National | Gangs

Hipkins cavils on 'overdone' police presence at mobster tangi

Prime Minister Chris Hipkins was in full election mode when he was asked to comment on police activities at a Mongrel Mob tangi yesterday.

The tangi was held in Ōpōtiki for local Mongrel Mob Barbarians president Steven Taiatini, and many locals, including children, lined the route to the event waving as hundreds of patch-wearing mobsters drove by, with a large police presence criticised by onlookers.

Taiatini died after what police called a “disorder-related incident” last Friday, which is under investigation.

Both Ōpōtiki local primary and secondary schools closed for several days and 100 extra police were brought to the town as plans were made for the tangi, which involved hundreds of gang members.

Political leaders criticised those closures with National leader Christopher Luxon telling Newshub that Ōpōtiki had been “overtaken” by a gang after Taiatini’s death.

"Why on earth do parents and students just trying to go about their daily business have to be inconvenienced because gangs have come to town for a week?"

Locals said the students and teachers had shared whakapapa to Taiatini and were taking part in the tangi

Police independence

But the prime minister, asked if the police had overdone their job given there hadn’t been unlawful behaviour, to the point where mourners said they felt unable to grieve, rejected the premise of the question.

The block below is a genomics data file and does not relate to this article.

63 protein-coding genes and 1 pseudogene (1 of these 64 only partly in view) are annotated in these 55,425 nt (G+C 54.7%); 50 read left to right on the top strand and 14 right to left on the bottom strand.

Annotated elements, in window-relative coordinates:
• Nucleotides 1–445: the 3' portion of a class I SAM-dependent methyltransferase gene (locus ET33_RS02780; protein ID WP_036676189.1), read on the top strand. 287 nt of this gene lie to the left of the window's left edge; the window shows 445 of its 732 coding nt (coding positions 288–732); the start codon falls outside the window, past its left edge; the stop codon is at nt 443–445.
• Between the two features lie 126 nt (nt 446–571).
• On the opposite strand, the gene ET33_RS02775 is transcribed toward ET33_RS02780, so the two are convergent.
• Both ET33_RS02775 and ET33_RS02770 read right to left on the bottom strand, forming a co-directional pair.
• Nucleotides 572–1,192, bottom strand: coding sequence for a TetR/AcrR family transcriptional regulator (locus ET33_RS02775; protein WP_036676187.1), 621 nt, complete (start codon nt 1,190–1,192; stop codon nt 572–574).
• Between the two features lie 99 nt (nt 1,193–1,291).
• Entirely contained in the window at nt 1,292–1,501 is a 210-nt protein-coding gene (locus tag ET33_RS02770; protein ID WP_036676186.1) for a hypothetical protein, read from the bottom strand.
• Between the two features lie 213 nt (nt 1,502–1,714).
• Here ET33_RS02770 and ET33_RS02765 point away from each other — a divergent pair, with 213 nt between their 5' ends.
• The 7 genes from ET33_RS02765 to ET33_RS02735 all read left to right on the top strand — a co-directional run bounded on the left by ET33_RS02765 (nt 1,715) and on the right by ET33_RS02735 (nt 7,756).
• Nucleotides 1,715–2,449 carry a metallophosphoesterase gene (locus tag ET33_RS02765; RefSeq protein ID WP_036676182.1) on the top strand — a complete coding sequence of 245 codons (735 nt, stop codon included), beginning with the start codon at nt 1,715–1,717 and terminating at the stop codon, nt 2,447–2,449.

“I think it's really important that the police make those decisions independently instead of the government and politicians and so I haven't said that they have done too much or too little and I don't think it would be appropriate for me to do that,” Hipkins told a press conference.

“Our job is for us to make sure that the police have got the tools they need to keep the community safe and I'm confident that we are doing that.

Earlier in the week Hipkins was reported as saying “gang convoys suck for everybody who is disrupted by them”.

But yesterday he said: “Obviously it's a tragic situation and I think anybody would recognise that when someone has died, tensions would be higher, emotions would be higher and I'm sure that the police would be working harder to support that community to stay safe during what has clearly been an emotional situation.”